The Griffindale University research beacons are examples of pioneering discoveries, interdisciplinary collaboration and cross-sector partnerships that are tackling some of the biggest questions facing the planet.
Contributors:Anastasia Nesterova, Peter Linsley, Sergey Sozin, Eugene Klimov, Maria Zharkova et al
-> The Human Disease Author Aid Collection combines information about rare and common diseases in standardized, easy-to-navigate overviews and tables.
-> The Author Aid Collection includes clinical, molecular, and pharmacological data from several Elsevier and public sources.
-> Author Aid Templates can be a helpful guide for authors, researchers, clinicians, and students, especially those interested in rare diseases, because they highlight the latest updates, findings, and basic disease information from several sources on one page.
-> The Human Disease Author Aid Collection is published in parts with 5-10 diseases grouped by therapeutic areas, except Part 1. Tables are planned to be updated with the latest metadata and citations quarterly.
-> Part 1 includes opening examples for common and rare human diseases: hemophilia, phenylketonuria, alpha-1 antitrypsin deficiency, migraine, and COVID-19.
-> Each disease template overview in Part 1 includes six sections: Terminology; Epidemiology/Demographics; Clinical presentation/Diagnosis; Etiology/Pathology (genetics, biomarkers, pathways); Treatment/Follow-Up; and Case studies. Each subset of data is linked to a list of publications with relevant citations.
A collection of open datasets created by different groups across Elsevier in collaboration with our research collaboration partners. In line with FAIR data practices, these data are openly shared to foster research and promote reproducibility.
Our current research in data science spans natural language processing, fact extraction and entity identification. We also have projects studying research itself through the lenses of gender, researcher mobility, FAIR data use, peer review and the impact of sustainable development goals.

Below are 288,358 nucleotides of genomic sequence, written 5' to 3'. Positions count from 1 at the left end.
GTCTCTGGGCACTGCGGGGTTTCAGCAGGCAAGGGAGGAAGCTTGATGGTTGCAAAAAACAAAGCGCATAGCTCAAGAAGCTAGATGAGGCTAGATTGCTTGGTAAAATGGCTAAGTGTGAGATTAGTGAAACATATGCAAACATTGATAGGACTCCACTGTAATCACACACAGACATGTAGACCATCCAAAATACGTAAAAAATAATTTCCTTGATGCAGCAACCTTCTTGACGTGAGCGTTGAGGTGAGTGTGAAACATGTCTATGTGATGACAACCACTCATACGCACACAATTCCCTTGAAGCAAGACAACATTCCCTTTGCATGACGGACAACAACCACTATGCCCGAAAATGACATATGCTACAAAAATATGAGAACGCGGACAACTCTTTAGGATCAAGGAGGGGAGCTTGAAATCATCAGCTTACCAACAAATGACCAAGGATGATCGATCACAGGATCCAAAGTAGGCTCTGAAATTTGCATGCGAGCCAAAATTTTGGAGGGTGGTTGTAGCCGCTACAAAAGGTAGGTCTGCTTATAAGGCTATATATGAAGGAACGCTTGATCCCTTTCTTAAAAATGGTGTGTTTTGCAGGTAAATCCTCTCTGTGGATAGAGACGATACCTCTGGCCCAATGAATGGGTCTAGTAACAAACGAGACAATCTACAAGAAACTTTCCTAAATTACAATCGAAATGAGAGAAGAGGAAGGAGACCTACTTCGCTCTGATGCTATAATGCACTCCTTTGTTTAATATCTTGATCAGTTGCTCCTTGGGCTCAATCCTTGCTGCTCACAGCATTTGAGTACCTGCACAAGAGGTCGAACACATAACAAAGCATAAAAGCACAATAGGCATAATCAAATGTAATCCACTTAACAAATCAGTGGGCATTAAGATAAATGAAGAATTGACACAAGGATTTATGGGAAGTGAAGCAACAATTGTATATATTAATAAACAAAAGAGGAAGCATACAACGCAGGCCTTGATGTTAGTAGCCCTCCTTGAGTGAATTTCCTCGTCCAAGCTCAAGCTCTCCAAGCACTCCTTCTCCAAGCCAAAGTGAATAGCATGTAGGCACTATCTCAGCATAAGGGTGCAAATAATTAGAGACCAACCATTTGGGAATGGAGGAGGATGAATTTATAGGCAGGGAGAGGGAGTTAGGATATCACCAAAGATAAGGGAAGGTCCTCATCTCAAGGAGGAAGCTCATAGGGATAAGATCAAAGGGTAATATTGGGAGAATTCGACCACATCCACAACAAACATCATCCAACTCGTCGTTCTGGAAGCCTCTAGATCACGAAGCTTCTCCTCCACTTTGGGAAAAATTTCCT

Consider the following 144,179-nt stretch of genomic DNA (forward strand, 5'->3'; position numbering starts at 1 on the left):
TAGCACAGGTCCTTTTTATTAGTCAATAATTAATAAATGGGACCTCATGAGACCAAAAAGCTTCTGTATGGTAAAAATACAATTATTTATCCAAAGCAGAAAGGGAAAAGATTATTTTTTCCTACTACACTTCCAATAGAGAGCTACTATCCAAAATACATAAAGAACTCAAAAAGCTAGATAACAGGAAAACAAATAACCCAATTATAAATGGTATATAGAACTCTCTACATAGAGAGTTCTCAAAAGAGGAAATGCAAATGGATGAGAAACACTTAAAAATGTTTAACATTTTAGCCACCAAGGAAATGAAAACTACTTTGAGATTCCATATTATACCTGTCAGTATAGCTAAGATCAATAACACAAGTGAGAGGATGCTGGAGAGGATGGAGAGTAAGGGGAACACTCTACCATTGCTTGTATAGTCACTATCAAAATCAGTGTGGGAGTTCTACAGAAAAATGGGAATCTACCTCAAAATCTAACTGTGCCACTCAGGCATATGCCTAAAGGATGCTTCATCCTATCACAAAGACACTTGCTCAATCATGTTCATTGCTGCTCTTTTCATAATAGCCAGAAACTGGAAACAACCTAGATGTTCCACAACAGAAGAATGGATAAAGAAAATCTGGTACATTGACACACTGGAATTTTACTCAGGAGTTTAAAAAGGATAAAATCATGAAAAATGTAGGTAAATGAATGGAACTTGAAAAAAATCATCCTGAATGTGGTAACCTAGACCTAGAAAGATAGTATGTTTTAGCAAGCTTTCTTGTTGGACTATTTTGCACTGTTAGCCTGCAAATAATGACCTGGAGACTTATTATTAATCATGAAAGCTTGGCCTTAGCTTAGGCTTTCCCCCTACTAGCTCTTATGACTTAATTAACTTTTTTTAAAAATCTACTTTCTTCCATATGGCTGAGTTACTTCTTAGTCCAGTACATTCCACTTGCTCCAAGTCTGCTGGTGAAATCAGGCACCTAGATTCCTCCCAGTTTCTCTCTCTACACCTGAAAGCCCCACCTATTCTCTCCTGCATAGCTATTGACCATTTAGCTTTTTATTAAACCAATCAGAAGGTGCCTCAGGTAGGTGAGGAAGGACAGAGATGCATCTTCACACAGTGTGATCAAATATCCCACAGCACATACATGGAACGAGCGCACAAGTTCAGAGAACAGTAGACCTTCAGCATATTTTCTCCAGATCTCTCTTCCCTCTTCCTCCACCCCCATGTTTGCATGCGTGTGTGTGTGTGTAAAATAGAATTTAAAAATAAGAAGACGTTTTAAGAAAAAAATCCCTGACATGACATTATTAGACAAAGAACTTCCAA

Contributors:Azeez Lawan Rominiyi
The data set represent the wear depth as a function of time and applied normal loads during the dry reciprocating sliding of Ti-Ni binary alloy against alloy steel counterface.
This is a dataset of citation contexts for citations of Noble Prize winning papers from 1995-2017. Citation contexts are from papers published by Elsevier that have full-text XML.
The dataset lists the Scopus ID and Science Direct ID (SDID) of papers citing the original prize winning papers linked to the prize winners themselves. The nobel prize winning paper's Scopus ID is also listed.
For each citing paper, we include:
- the sentence in which the Nobel Prize paper was cited;
- the section heading of the citing paper in which the sentence occurred;
- the year of the citing paper.
Using the Scopus identifier full metadata can be retrieved.
The Elsevier DataSearch (https://datasearch.elsevier.com) team participated in the bioCADDIE 2016 Dataset Retrieval Challenge. The results of the Challenge, along with the example and test queries, can be found here: https://biocaddie.org/biocaddie-2016-dataset-retrieval-challenge
We have submitted a paper to DATABASE: The Journal of Biological Databases and Curation that details our work in the Challenge (to be published in the latter half of 2017). The attached file, elsevier-submission.zip, contains elsevier[1-5].txt, which correspond to the five-run submissions as described in the paper.
The following describes the code that we developed for the Challenge:
Aspire Content Processing by Search Technologies (https://www.searchtechnologies.com/en-gb/aspire):
Dictionary.xml - Loads dictionaries (MeSH, Genes, Solr fields) into Aspire so that they can be used to identify concepts in text (document or query).
QueryAnalyzer.xml - Receives a query, identifies concepts using the dictionaries and returns a response containing information about the concepts in the query.
ProcessJSON.xml - Processes the JSON documents (Flattens the metadata; Identifies MeSH and Gene concepts and embeds them in the text; Prepares the document to be indexed by Solr).
ProcessJSONSimple.xml - Enables JSON documents which have previously been created by ProcessJosn.xml to be sent to Solr without any further processing. This is much quicker than having to run ProcessJSONSimple.xml again; Prepares the document to be indexed by Solr.
All other aspects of Aspire (Aspire framework, content source to process a folder of JSON files, submission to Solr) are standard Aspire features with no customisation.
Biocaddie.qpl - QPL file for processing a search query by sending a request to QueryAnalyzer.xml in Aspire, parsing the response and constructing a Lucene query.
Elsevier-solr.zip - Java project for a custom Solr Token Filter to index concept IDs in the same position as the words to which they relate.
All other aspects of Solr are standard Solr or QPL..
MeSH.groovy - Groovy script to convert a MeSH dictionary in ASCII format into a dictionary which can be used in Aspire.
Genes.groovy - Groovy script to convert a Gene dictionary into a dictionary which can be used in Aspire.
The file biocaddie-infosys-master_files.zip contains the following:
SolrQueryGen - Generates Solr queries from text. It supports unigram, gazetteer lookup, lemmatisation and word embedding expansion.
JudgementUI - UI for bioCADDIE manual judgments.
NLP4J - Natural language parsing (tokenisation, lemmatisation, part of speech tagging, etc.).
PseudoRelevanceFeedback - Another approach, but not integrated.